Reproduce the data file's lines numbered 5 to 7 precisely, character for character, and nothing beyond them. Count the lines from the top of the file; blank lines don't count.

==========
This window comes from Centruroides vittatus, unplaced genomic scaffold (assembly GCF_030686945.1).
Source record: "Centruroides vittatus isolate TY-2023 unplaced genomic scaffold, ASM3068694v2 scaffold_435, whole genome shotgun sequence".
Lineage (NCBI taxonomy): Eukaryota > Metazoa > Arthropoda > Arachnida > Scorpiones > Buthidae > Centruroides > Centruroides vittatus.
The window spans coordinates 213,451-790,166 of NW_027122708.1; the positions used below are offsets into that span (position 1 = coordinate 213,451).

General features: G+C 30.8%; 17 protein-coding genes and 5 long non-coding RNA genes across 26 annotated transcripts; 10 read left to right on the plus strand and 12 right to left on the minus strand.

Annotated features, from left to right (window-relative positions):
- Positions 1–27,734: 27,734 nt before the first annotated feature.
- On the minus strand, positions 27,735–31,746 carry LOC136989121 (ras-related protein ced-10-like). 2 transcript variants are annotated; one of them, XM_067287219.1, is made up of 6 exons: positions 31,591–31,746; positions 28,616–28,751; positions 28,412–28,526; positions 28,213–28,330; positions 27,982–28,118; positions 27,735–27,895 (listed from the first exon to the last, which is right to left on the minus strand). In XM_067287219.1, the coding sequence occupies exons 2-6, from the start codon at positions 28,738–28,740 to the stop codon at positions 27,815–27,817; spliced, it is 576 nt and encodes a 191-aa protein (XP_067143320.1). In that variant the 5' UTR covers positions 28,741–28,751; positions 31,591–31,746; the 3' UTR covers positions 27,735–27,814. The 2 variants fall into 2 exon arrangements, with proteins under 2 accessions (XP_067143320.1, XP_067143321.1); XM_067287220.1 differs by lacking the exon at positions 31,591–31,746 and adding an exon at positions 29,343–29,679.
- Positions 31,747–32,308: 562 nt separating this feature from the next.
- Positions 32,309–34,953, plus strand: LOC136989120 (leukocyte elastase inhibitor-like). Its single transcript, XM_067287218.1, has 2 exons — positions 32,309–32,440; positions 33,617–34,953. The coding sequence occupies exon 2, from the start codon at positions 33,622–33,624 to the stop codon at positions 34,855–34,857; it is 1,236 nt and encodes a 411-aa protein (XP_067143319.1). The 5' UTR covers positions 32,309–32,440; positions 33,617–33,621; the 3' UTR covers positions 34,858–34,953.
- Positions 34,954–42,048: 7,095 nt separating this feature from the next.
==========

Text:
General features: G+C 30.8%; 17 protein-coding genes and 5 long non-coding RNA genes across 26 annotated transcripts; 10 read left to right on the plus strand and 12 right to left on the minus strand.

Annotated features, from left to right (window-relative positions):
- Positions 1–27,734: 27,734 nt before the first annotated feature.